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Problem: any sleeping computer on a gigabit network causes all multicast traffic to drop to 10Mbps.

Solution: provide customers with managed gigabit switches and train them to configure the switches manually. Not an ideal solution.

I discovered today another workaround… the cause is 802.3x flow-control. Disabling flow-control fixes the problem:

sudo ifconfig en0 -mediaopt flow-control

However this means that every device on every customers network would need to turn off auto negotiation, then manually turn flow-control off. Turning off auto-negotiation is a very bad idea. Not a workable solution.

One example: I notice that on my dumb, old gigabit switch,

  • sleeping machine has flow control ON , link light ON, 1000Mbps light is off
  • sleeping machine has flow control OFF, link light ON, 1000Mbps light is lit.

My question is: Is there any RFC/protocol which would allow traffic to ignore flow-control. (Probably not)

Is there any RFC/protocol/hack to discover whether a sleeping device on a network uses flow-control… (Maybe?)

Is there any RFC/protocol/hack to discover what is the auto-negotiated speed of each device on its immediate switch (albeit dumb switch)?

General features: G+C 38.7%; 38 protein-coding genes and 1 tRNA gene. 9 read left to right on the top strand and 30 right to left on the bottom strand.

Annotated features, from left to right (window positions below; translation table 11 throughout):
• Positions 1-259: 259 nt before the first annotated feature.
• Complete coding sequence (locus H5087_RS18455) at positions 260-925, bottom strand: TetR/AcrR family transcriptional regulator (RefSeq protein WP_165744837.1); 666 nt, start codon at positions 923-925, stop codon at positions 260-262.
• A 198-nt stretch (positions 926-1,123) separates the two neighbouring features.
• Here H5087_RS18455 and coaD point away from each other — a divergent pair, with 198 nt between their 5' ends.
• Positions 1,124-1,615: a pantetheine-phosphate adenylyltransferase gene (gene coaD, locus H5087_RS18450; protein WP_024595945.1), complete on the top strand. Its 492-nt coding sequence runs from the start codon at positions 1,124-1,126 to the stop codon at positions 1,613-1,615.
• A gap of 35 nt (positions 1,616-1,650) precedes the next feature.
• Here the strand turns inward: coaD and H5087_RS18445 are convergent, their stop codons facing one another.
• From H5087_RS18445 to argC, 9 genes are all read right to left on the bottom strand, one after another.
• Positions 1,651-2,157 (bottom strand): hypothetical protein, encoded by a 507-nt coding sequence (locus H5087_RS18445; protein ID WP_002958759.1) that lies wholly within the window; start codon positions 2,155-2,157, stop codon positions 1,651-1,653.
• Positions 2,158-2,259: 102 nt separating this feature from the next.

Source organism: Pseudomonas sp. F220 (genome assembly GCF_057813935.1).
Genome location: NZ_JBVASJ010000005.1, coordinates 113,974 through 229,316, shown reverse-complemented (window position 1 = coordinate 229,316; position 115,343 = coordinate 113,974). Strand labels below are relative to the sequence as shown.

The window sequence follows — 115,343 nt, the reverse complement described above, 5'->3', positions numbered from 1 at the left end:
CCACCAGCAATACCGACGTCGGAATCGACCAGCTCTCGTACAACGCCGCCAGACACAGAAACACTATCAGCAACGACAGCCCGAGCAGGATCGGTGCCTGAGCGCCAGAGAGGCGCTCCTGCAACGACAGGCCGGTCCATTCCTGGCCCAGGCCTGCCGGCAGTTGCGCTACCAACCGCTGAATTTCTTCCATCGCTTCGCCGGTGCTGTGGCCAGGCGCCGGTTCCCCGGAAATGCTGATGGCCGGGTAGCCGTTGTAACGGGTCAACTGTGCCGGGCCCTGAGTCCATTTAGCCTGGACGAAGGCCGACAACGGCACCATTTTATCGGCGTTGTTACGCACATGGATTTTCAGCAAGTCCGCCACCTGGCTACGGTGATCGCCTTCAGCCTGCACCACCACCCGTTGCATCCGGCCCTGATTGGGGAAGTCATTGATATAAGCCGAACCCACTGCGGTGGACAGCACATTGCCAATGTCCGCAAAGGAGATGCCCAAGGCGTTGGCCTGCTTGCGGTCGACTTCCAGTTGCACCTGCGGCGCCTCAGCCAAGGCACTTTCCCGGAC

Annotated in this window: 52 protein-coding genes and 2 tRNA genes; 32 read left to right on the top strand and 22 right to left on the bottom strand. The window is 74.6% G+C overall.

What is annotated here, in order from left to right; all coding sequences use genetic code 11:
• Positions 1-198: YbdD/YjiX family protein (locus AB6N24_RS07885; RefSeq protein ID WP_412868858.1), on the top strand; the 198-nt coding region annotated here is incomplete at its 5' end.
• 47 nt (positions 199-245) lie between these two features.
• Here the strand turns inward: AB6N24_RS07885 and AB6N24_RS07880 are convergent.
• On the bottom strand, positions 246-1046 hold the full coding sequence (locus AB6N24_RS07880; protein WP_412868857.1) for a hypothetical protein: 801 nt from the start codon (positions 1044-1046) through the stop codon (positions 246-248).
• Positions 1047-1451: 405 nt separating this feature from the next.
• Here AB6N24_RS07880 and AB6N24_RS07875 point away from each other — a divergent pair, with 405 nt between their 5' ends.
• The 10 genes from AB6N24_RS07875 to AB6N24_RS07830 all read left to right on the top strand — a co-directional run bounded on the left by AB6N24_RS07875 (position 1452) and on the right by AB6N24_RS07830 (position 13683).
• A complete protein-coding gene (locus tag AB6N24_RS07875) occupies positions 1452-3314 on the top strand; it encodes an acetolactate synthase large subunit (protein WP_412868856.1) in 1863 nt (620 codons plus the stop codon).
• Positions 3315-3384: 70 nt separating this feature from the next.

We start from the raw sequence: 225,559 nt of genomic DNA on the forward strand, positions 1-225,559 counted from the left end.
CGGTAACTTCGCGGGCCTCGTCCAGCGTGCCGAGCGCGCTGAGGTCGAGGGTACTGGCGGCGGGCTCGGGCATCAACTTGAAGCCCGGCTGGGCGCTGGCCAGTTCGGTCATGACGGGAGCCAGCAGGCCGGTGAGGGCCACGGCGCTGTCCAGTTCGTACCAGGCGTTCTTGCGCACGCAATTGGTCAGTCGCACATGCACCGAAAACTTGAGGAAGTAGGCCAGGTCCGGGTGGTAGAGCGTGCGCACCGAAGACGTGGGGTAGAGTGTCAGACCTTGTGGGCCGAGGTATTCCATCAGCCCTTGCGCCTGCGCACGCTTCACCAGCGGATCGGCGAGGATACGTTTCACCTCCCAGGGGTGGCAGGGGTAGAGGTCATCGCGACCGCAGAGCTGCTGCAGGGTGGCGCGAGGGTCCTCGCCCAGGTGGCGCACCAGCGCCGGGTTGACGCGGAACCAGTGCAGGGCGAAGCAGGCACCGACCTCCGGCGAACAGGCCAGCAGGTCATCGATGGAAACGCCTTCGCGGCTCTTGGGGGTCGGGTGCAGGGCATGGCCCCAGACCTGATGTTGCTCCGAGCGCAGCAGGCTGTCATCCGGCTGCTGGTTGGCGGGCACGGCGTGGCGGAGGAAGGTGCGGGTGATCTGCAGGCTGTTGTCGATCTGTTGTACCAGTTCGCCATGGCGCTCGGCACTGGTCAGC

This would at least allow my software to warn a user why their multicast performance is 10Mbps.

  • Please do not cross-post on multiple SE sites. You should pick one site, and delete the question on the other sites. – Ron Maupin Oct 3 '16 at 20:02
  • Did any answer help you? If so, you should accept the answer so that the question doesn't keep popping up forever, looking for an answer. Alternatively, you could provide and accept your own answer. – Ron Maupin Aug 15 '17 at 4:11
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My question is: Is there any RFC/protocol which would allow traffic to ignore flow-control. (Probably not)

Ethernet is not controlled by the IETF RFCs, it is from the IEEE 802.3 committee. Many devices do ignore ethernet flow control; it is poorly supported, and it is not required. Even among network devices which do support it, you must often enable it.

Is there any RFC/protocol/hack to discover whether a sleeping device on a network uses flow-control… (Maybe?)

Sleeping devices don't tell you anything; you must first wake them. Hosts are off-topic here. There will be no RFC because the IETF doesn't deal with ethernet standards, and I know of no such protocol from the IEEE.

Is there any RFC/protocol/hack to discover what is the auto-negotiated speed of each device on its immediate switch (albeit dumb switch)?

If a switch or the host supports SNMP, then you could use SNMP to discover such things, but that is unlikely for a dumb switch.

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